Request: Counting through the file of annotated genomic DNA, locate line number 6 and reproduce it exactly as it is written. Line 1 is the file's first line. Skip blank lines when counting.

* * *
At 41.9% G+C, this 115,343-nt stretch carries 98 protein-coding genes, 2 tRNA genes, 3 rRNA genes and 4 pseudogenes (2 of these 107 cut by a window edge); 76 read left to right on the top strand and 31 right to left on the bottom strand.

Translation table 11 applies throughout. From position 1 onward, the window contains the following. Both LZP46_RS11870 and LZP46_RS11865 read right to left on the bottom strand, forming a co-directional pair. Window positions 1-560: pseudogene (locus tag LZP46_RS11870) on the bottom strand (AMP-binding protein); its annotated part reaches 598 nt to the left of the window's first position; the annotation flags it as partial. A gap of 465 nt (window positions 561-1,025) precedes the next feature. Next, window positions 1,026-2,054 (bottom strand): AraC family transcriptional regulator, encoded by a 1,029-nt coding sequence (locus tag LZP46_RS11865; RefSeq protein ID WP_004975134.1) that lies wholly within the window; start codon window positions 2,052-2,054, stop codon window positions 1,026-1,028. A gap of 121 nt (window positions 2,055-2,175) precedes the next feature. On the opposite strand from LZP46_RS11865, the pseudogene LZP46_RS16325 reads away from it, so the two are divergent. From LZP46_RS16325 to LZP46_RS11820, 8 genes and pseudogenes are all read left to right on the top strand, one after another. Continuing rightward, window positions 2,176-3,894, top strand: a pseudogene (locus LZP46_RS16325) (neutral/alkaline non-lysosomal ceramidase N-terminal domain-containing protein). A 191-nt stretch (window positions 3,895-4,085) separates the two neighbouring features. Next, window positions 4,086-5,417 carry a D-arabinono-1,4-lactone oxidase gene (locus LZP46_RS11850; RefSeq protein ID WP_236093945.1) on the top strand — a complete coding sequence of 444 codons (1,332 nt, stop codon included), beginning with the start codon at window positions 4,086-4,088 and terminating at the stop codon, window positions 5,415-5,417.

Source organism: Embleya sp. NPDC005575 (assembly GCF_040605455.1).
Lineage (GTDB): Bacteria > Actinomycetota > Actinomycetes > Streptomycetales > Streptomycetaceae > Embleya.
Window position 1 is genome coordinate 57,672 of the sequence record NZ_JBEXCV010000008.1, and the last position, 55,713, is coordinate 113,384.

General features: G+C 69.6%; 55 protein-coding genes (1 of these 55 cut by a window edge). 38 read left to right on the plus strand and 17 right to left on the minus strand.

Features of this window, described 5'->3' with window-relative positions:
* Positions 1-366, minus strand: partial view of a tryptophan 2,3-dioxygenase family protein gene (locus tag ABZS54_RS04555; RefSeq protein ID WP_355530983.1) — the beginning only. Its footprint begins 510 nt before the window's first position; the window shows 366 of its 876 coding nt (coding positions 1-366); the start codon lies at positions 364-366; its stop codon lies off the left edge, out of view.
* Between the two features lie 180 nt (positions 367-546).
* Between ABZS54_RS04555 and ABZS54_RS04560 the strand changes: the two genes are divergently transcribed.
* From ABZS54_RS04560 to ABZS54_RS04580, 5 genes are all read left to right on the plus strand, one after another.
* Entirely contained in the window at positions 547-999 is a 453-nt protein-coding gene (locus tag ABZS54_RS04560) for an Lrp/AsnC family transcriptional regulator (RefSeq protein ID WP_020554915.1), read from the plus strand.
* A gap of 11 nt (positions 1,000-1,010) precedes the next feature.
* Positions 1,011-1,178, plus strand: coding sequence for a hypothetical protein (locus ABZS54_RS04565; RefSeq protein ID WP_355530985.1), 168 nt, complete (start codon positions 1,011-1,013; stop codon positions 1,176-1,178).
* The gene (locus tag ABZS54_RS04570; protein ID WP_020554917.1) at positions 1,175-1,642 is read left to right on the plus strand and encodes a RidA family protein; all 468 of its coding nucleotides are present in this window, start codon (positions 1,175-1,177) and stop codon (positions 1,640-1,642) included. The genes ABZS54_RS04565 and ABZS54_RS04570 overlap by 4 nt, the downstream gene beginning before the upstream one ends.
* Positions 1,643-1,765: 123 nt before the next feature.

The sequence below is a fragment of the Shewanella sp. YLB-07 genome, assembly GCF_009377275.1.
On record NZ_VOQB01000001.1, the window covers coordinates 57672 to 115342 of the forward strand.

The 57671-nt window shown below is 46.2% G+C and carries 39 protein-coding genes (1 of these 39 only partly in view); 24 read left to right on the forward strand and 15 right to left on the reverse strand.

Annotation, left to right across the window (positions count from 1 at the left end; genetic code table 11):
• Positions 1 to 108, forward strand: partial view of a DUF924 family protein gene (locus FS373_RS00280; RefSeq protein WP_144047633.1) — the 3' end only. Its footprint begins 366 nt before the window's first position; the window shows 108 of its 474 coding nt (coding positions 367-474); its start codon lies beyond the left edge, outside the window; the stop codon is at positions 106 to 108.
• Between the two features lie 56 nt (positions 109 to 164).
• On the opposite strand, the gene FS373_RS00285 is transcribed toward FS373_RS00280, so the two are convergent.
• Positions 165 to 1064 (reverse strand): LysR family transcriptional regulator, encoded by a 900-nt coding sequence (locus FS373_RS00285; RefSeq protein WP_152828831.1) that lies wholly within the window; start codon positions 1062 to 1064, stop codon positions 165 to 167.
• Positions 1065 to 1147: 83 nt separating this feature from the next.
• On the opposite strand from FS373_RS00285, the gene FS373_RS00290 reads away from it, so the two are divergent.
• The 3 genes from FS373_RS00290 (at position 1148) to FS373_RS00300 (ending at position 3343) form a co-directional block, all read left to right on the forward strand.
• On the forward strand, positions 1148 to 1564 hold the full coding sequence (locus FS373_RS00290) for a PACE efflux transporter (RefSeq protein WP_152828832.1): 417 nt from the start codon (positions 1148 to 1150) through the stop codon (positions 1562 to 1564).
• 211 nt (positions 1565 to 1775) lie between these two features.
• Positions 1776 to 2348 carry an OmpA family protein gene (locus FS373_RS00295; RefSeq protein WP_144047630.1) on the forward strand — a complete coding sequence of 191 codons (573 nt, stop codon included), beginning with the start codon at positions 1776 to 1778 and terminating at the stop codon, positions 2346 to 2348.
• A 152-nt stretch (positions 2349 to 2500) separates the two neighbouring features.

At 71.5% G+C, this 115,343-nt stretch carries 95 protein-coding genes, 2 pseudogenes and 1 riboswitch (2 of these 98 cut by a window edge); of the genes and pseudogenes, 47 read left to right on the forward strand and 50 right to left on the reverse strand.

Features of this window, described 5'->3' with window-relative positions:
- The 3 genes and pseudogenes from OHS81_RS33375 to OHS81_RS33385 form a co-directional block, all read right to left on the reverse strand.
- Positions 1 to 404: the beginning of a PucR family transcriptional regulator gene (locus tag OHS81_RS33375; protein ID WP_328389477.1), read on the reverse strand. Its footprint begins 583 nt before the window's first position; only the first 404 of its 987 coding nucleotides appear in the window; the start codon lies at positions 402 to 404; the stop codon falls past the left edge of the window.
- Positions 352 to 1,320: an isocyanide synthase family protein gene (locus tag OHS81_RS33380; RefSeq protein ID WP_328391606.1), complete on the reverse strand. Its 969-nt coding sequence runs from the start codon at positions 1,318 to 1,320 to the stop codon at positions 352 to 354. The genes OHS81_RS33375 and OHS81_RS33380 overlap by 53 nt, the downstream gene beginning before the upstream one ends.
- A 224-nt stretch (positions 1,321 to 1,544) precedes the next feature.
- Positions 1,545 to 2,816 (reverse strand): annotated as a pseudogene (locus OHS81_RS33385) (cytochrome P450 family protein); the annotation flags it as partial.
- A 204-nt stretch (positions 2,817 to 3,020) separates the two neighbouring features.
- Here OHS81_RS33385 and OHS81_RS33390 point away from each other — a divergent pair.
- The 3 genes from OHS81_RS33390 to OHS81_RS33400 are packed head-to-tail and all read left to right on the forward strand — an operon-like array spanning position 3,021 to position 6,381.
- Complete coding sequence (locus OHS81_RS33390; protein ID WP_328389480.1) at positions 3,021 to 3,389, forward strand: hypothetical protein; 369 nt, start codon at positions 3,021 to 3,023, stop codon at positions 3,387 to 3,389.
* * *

General features: G+C 69.6%; 55 protein-coding genes (1 of these 55 cut by a window edge). 38 read left to right on the plus strand and 17 right to left on the minus strand.